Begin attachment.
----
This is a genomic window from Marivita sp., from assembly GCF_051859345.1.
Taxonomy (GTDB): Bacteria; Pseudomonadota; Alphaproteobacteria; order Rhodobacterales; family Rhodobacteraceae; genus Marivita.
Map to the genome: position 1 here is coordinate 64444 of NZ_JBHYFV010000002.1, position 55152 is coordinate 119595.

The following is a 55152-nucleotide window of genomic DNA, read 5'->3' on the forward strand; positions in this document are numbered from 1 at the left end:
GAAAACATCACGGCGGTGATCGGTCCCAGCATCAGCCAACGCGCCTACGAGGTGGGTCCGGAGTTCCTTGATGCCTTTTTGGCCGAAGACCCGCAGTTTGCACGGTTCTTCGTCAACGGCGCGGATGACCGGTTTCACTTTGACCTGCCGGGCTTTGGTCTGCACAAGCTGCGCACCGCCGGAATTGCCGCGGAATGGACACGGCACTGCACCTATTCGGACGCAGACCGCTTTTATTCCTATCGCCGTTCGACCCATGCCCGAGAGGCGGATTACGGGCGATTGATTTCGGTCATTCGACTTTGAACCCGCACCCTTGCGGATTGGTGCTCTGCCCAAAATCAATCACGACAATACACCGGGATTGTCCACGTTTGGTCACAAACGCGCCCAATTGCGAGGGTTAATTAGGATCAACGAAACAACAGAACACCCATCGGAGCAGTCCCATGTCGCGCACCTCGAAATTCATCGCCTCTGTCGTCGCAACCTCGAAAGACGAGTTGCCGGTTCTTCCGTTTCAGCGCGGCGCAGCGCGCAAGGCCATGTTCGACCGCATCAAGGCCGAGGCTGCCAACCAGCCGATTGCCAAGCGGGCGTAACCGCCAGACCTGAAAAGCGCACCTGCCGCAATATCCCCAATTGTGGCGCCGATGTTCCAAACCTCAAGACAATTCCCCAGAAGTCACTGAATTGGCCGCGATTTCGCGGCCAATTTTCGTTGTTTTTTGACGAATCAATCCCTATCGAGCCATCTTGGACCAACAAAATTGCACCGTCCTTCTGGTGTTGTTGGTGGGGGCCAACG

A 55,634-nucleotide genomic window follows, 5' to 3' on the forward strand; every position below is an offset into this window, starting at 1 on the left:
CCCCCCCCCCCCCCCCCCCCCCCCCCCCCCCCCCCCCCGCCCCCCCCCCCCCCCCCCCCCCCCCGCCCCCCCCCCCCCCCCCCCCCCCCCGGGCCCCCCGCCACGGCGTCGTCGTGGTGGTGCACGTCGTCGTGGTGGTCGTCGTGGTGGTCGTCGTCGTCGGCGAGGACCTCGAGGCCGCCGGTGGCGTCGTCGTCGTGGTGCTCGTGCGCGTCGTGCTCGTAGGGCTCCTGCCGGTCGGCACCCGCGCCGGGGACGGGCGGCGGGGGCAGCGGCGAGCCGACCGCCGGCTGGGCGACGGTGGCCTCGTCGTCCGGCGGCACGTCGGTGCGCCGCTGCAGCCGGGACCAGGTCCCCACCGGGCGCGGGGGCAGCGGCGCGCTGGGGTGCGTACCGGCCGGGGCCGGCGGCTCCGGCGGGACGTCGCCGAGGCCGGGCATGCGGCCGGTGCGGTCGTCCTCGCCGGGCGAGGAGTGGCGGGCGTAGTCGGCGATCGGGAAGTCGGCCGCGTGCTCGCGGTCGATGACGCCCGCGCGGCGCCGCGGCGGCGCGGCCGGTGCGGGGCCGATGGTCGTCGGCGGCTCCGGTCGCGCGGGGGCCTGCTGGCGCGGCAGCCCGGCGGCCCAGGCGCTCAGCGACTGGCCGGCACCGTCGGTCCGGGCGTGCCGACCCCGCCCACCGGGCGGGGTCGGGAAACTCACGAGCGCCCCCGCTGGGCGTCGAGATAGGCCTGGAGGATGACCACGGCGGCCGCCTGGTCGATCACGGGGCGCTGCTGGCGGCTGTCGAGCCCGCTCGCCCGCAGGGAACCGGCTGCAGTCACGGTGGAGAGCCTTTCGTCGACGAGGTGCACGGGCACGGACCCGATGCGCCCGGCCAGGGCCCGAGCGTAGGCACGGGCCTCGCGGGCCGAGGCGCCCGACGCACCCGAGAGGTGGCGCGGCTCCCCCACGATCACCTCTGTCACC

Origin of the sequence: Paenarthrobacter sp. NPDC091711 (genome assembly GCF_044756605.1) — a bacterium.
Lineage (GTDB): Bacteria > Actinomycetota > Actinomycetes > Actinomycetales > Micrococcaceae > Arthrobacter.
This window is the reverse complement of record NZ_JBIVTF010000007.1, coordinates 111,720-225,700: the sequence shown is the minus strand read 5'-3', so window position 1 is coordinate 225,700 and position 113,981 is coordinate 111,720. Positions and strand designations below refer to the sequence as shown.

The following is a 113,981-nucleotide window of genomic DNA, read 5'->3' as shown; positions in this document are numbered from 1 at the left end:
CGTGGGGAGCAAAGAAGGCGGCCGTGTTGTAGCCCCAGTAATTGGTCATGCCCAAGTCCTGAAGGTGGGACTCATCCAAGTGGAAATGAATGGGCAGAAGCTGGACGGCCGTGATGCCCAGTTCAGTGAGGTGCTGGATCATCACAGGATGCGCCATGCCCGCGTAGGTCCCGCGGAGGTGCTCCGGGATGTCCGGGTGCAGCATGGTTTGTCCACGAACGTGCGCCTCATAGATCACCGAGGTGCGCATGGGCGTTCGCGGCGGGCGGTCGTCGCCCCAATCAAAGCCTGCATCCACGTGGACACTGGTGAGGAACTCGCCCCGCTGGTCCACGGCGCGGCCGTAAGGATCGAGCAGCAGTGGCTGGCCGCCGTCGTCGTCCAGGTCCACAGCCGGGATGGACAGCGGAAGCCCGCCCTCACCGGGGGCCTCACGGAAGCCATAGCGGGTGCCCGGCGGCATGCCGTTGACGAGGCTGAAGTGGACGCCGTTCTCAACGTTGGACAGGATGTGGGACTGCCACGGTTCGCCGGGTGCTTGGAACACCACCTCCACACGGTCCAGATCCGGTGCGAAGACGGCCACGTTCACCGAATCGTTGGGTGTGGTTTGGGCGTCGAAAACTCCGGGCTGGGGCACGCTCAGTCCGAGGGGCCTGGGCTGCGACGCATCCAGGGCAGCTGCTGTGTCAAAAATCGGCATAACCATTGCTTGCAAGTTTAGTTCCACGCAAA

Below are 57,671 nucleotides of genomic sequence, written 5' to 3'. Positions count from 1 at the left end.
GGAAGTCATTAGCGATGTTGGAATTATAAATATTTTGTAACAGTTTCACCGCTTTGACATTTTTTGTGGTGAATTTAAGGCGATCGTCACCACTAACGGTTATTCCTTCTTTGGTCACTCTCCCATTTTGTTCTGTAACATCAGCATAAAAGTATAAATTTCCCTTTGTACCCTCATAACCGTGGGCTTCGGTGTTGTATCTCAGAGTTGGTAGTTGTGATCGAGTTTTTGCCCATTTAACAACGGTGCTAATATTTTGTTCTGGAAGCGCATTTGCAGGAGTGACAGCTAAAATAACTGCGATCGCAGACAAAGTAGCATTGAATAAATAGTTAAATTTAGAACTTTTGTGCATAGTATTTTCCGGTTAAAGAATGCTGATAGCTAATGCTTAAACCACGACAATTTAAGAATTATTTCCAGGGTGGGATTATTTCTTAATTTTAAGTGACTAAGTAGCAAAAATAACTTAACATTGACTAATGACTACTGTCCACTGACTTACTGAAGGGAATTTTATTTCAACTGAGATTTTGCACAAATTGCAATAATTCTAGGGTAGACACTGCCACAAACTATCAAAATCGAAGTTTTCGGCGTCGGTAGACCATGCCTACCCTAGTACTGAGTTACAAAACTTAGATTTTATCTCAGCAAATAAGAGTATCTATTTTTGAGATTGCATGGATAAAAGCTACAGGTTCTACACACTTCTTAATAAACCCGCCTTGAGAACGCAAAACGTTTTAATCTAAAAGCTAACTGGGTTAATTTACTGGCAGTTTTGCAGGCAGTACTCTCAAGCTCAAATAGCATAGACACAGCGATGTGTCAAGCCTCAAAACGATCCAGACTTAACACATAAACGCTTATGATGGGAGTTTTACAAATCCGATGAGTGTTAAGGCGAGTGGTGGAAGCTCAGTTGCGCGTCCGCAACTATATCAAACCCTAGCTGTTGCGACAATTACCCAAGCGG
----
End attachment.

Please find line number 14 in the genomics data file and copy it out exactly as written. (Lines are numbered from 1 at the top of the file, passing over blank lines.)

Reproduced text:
GGAAGTCATTAGCGATGTTGGAATTATAAATATTTTGTAACAGTTTCACCGCTTTGACATTTTTTGTGGTGAATTTAAGGCGATCGTCACCACTAACGGTTATTCCTTCTTTGGTCACTCTCCCATTTTGTTCTGTAACATCAGCATAAAAGTATAAATTTCCCTTTGTACCCTCATAACCGTGGGCTTCGGTGTTGTATCTCAGAGTTGGTAGTTGTGATCGAGTTTTTGCCCATTTAACAACGGTGCTAATATTTTGTTCTGGAAGCGCATTTGCAGGAGTGACAGCTAAAATAACTGCGATCGCAGACAAAGTAGCATTGAATAAATAGTTAAATTTAGAACTTTTGTGCATAGTATTTTCCGGTTAAAGAATGCTGATAGCTAATGCTTAAACCACGACAATTTAAGAATTATTTCCAGGGTGGGATTATTTCTTAATTTTAAGTGACTAAGTAGCAAAAATAACTTAACATTGACTAATGACTACTGTCCACTGACTTACTGAAGGGAATTTTATTTCAACTGAGATTTTGCACAAATTGCAATAATTCTAGGGTAGACACTGCCACAAACTATCAAAATCGAAGTTTTCGGCGTCGGTAGACCATGCCTACCCTAGTACTGAGTTACAAAACTTAGATTTTATCTCAGCAAATAAGAGTATCTATTTTTGAGATTGCATGGATAAAAGCTACAGGTTCTACACACTTCTTAATAAACCCGCCTTGAGAACGCAAAACGTTTTAATCTAAAAGCTAACTGGGTTAATTTACTGGCAGTTTTGCAGGCAGTACTCTCAAGCTCAAATAGCATAGACACAGCGATGTGTCAAGCCTCAAAACGATCCAGACTTAACACATAAACGCTTATGATGGGAGTTTTACAAATCCGATGAGTGTTAAGGCGAGTGGTGGAAGCTCAGTTGCGCGTCCGCAACTATATCAAACCCTAGCTGTTGCGACAATTACCCAAGCGG